How to Handle Medical School Rejection

When your medical school application cycle doesn’t turn out the way you’d hoped, it feels like everything you’ve likely spent the past few years preparing for and working towards has resulted in nothing. All of the time and energy you’ve spent striving towards this goal probably feels for naught, maybe even a waste. 

First and foremost, you’ll want to acknowledge that even though rejection frequently feels this way, the effort and time you’ve spent developing your skills, understanding and passion for medicine are still worthwhile. You’ve likely grown. Not just as a pre-med, but as a person as well. However, allow yourself to be frustrated and upset for a bit so that you can later emerge without any resentment and instead with continued determination. 

We frequently equate rejection to failure. However, to successfully overcome this bump in the road, it’s best to instead view it as an opportunity for reflection. Be sure you’re confident in your decision to pursue this field; be sure you’re passionate about this vocation of service, an occupation that becomes part of your identity, and one that is both mentally and emotionally challenging. If you walk away from that reflection knowing with absolute certainty that you can’t see yourself doing anything else, then take some time to dissect your application and consider ways in which it can be improved for the next cycle. 


  • Consider any gaps you may have in your application that are related to common evaluation metrics, things like GPA, MCAT score, extracurricular involvement, etc.
  • Consider gaps that might be less clear cut, things like maturity, understanding of the healthcare system in general, understanding of common dilemmas, challenges and problems in medicine, and clinical experience.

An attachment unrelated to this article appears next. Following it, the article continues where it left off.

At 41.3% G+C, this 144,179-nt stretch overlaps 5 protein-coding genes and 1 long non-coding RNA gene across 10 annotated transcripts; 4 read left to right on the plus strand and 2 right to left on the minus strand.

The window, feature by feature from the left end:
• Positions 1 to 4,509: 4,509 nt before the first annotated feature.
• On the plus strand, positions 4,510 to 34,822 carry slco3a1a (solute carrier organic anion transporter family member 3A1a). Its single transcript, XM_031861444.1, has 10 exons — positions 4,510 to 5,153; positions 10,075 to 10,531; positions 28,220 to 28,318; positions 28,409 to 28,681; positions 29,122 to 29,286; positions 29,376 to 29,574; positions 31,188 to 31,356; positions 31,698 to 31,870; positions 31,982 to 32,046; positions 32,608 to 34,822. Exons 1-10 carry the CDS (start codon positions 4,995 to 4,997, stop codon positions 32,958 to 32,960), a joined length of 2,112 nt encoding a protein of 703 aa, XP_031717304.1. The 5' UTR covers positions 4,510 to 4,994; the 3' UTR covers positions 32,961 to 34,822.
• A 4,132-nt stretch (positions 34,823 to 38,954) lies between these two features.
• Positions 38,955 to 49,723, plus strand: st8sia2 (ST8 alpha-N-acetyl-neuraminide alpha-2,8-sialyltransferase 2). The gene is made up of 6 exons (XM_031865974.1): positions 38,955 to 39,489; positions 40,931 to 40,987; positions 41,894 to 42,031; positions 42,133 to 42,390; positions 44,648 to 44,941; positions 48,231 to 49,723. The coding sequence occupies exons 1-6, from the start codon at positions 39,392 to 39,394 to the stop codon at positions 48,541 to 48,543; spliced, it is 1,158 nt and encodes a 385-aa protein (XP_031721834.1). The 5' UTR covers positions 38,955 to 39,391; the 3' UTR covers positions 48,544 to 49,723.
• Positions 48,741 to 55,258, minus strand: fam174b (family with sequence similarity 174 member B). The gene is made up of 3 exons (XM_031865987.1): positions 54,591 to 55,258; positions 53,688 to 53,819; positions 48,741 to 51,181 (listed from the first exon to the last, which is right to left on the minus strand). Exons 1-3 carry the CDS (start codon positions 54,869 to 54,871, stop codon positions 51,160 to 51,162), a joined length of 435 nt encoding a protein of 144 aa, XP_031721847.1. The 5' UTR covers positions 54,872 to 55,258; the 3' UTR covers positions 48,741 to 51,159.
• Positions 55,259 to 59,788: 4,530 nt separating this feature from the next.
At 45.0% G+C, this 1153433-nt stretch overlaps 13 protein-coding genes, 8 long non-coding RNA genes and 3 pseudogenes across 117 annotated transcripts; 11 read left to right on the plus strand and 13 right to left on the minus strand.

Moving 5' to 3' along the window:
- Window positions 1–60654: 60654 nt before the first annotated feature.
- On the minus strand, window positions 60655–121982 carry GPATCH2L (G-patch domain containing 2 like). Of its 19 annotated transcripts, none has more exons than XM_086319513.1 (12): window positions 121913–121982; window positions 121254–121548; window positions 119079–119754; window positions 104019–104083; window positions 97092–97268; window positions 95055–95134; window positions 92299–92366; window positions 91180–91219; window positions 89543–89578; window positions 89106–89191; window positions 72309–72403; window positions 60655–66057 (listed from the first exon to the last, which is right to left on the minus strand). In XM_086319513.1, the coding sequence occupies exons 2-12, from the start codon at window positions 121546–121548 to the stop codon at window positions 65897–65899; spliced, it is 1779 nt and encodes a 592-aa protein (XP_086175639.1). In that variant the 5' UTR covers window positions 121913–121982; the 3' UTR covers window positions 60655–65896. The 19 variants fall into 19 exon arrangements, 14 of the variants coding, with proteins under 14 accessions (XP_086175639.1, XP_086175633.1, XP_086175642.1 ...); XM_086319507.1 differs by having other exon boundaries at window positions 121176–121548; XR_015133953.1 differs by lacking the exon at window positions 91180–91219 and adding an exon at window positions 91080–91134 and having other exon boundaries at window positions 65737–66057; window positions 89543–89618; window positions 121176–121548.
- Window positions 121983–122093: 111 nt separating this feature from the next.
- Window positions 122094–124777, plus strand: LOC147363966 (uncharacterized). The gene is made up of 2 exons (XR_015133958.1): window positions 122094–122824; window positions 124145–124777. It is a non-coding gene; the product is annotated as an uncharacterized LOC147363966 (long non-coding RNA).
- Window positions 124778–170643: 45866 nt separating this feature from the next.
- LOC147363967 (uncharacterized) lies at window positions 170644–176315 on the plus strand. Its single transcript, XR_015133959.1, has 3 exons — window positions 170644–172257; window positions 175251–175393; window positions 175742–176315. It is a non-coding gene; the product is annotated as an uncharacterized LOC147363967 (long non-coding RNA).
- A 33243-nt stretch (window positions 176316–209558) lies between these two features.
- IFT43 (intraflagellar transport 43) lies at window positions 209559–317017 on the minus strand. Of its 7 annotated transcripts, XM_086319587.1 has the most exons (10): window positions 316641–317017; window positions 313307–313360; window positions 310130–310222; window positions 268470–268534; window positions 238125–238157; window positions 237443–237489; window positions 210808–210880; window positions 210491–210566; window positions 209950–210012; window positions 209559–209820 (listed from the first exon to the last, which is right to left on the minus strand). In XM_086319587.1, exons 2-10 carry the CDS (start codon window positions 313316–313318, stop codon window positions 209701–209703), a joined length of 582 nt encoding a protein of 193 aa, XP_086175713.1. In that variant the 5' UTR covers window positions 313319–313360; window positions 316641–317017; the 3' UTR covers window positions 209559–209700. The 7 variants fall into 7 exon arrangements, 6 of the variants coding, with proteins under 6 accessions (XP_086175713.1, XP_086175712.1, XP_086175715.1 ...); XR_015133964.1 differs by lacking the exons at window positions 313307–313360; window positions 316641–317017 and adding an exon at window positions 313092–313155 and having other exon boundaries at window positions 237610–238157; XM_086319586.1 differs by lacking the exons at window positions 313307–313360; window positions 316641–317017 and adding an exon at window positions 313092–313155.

• Take time to re-evaluate your essays in your primary and secondary applications, as well as your personal statement. It is impossible to effectively convey the entirety of a person into 5300 characters, but the reality is that you want to be intentional about illustrating a genuine depiction of yourself, your reasons for pursuing medicine, and your capability. Do you feel you were successful doing so?
  • Consider if the schools that you applied to were good fits. Did you fit with their average evaluation metrics and did you personally resonate with their mission and goals? Were your secondary responses well-tailored to each school?
  • If possible, consider contacting the schools you applied to and ask for feedback on your application. 


Ultimately, it is human to feel frustrated, dejected, and disappointed about your rejection from a specific school or during an entire cycle. As someone who has experienced just that, who took multiple medical school application cycles to be accepted, I acutely understand that challenge. However, the reality is that if you continue down a path of improvement, of working to achieve this goal, you will be better for it. When you are accepted, you will walk into orientation having had your dedication to medicine challenged and having come out triumphant. Challenges that you’ll face regarding this in the future will be less catastrophic, as you’ve hopefully developed a really strong “why” that will continue to motivate you throughout your journey. You will walk into orientation with skills or perspectives you likely wouldn’t have if you’d been accepted earlier. These things will make you a better physician as a result, maybe one who can better relate to your patients and their challenges. You will walk into orientation a better person because of this experience and developed resiliency.  

Finally, trust in yourself. Whether you’re someone who believes in things like fate or not, trust that you’ll get there. Trust that you’ll achieve this goal of becoming a doctor. Trust your ability to persevere, and be a better person for it. This is just a bump in the road, a stepping stone in the trek across the stream. The reality is that 30 years from now, no one is going to care if you’ve been practicing 24 instead of 25 years; you’re going to be a doctor. 

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